Hiroshi Yamamoto talks to CrystEngCommunity
19 July 2009
Hiroshi Yamamoto is based at the Institute of Physical and Chemical Research (RIKEN), Discovery Research Institute, Condensed Molecular Materials Laboratory in Saitama, Japan. His research focuses on molecular arrangements of crystalline materials for use as electric conductors and superconductors.
1) Why did you to become a scientist?
My father was also a scientist and it was quite natural for me to become a scientist. I also found a joy of science as I learned more about it.
2) What projects are you working on at the moment?
I have two projects now.
The first project is a chemical one where I study conduction properties of organic crystals with supramolecular assemblies. I’m especially interested in constructing a supramolecular insulating sheath to separate conducting organic nanowires from each other in the crystal.
The second project is a physical one. I’m making FET (field effect transistor) devices with organic charge transfer salts. My final aim for this project is to realize a phase transition transistor with high switching ability and a superconducting FET.
3) What do you think will be the next big breakthrough in your field?
Here I restrict my fields to those related to the crystal engineering.
The first one that comes to my mind is a prediction of crystal structures by computation. I have discussed this possibility with my colleague and understood it is really a big challenge. But I think the impact of succeeding in a structure prediction is very high.
The second one is epitaxial growth of organic crystals. The importance of an interface between two crystals is now increasing quite rapidly in inorganic materials science. I’m quite sure that it will be a big breakthrough if you succeed in making an atomically flat interface between organic crystals.
4) How do you think crystal engineering will develop in the next five years?
Firstly, I think it’s quite important for crystal engineering to expand its power in controlling chemical and/or physical properties of the crystals. This point of view makes the crystal engineering a real ‘engineering’.
As a ‘tool’ for control of properties, desired structures should be constructed in the crystal. In the next five years, I think the simultaneous use of several kinds of intermolecular interaction will be developed in this field. To this end, relatively minor interactions like halogen bonds will be more and more important, as they can be complementary interactions to the major ones such as hydrogen bond and metal coordination.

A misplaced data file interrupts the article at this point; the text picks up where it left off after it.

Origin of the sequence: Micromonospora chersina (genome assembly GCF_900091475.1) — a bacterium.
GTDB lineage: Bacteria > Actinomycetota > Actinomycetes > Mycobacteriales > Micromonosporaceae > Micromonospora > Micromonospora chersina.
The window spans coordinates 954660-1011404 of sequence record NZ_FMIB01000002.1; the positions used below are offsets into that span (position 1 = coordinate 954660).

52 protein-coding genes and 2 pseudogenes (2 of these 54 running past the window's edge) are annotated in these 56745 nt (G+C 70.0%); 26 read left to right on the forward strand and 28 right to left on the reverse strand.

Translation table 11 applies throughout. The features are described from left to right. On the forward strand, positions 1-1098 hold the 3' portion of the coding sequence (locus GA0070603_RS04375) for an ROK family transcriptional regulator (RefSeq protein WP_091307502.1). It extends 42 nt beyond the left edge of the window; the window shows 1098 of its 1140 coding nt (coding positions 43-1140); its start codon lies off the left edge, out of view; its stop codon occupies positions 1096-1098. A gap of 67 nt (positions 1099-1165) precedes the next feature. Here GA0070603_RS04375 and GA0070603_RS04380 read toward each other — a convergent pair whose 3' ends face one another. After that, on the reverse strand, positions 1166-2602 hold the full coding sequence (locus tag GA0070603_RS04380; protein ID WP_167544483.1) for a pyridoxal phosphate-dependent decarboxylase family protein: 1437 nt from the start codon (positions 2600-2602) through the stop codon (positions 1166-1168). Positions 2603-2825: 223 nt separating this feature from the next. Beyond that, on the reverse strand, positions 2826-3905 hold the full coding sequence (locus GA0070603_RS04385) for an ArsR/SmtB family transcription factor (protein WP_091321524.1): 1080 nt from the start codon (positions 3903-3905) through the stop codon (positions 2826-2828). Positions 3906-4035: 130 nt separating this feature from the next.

This August, there will be a special session for halogen bond in the American Chemical Society meeting in Washington D.C. This session will be a nice occasion to discuss how halogen bond can be an effective intermolecular interaction in crystal engineering, although it is less known for many chemists for the moment.
5) What is the most rewarding aspect of your work?
I’m always excited when I see a new crystal structure. Every time it is beautiful enough to compensate for a lot of efforts to make it. It is also a great joy that I can discuss and share these beautiful entities with my colleagues and academic friends.
6) What is the secret to a successful research group?
Sharing a professional mind is an important basis, and after that, it is the most important thing to enjoy science.
7) What achievement are you most proud of?
I’m proud of being able to control conduction properties by constructing an insulating network. People tend to pay the highest attention to the conducting molecules in their development of conducting materials, but I found that the insulating moiety can play a big role when you consider an application use.
8 ) What advice would you give to a young scientist?
The darkest hour is just before the dawn.
9) What would you do if you weren’t a scientist?
Probably a teacher, because I like teaching.
10) What is your favourite place to be?
I like sea side places. It would be quite nice if there are a hammock and a refreshing sea breeze.
Hiroshi Yamamoto’s homepage Condensed Molecular Materials Lab. RIKEN, Japan